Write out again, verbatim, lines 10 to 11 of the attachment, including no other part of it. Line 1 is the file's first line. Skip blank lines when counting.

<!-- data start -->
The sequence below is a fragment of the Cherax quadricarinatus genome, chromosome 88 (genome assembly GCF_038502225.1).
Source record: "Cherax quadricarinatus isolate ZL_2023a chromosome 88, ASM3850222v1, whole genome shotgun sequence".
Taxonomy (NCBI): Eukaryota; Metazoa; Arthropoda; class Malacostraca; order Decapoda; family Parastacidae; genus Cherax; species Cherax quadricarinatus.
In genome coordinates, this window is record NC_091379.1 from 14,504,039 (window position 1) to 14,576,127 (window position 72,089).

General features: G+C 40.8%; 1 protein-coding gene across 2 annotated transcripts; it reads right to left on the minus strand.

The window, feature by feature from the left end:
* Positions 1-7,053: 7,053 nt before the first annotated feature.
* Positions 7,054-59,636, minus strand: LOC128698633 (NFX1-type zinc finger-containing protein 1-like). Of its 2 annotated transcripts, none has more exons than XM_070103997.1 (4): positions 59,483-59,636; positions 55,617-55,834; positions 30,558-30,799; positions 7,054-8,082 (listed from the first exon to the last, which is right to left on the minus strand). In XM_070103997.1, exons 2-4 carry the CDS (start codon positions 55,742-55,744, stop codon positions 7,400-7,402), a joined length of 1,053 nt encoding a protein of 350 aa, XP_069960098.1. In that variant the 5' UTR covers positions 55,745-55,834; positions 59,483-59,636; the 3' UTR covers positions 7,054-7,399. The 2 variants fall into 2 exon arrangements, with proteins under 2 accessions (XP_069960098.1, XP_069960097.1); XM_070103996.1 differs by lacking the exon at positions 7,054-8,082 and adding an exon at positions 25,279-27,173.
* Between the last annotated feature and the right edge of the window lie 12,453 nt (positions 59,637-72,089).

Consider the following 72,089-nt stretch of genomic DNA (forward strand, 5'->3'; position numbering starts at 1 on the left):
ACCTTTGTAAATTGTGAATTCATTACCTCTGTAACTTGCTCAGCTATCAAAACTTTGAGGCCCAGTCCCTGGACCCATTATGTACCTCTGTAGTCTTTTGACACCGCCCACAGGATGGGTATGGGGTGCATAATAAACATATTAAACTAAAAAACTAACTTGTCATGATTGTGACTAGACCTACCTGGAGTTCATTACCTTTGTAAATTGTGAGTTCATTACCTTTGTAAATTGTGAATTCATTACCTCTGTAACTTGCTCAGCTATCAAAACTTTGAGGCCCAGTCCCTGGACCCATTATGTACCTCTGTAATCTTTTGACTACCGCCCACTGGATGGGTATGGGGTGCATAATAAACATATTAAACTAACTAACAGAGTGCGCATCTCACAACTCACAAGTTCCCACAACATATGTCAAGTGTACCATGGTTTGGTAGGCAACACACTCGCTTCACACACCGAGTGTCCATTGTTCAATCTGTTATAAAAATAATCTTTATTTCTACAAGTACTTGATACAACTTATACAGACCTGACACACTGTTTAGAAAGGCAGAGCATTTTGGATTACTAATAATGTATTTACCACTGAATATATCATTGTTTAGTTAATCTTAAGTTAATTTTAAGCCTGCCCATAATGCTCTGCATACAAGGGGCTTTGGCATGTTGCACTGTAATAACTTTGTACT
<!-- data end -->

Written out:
Consider the following 72,089-nt stretch of genomic DNA (forward strand, 5'->3'; position numbering starts at 1 on the left):
ACCTTTGTAAATTGTGAATTCATTACCTCTGTAACTTGCTCAGCTATCAAAACTTTGAGGCCCAGTCCCTGGACCCATTATGTACCTCTGTAGTCTTTTGACACCGCCCACAGGATGGGTATGGGGTGCATAATAAACATATTAAACTAAAAAACTAACTTGTCATGATTGTGACTAGACCTACCTGGAGTTCATTACCTTTGTAAATTGTGAGTTCATTACCTTTGTAAATTGTGAATTCATTACCTCTGTAACTTGCTCAGCTATCAAAACTTTGAGGCCCAGTCCCTGGACCCATTATGTACCTCTGTAATCTTTTGACTACCGCCCACTGGATGGGTATGGGGTGCATAATAAACATATTAAACTAACTAACAGAGTGCGCATCTCACAACTCACAAGTTCCCACAACATATGTCAAGTGTACCATGGTTTGGTAGGCAACACACTCGCTTCACACACCGAGTGTCCATTGTTCAATCTGTTATAAAAATAATCTTTATTTCTACAAGTACTTGATACAACTTATACAGACCTGACACACTGTTTAGAAAGGCAGAGCATTTTGGATTACTAATAATGTATTTACCACTGAATATATCATTGTTTAGTTAATCTTAAGTTAATTTTAAGCCTGCCCATAATGCTCTGCATACAAGGGGCTTTGGCATGTTGCACTGTAATAACTTTGTACT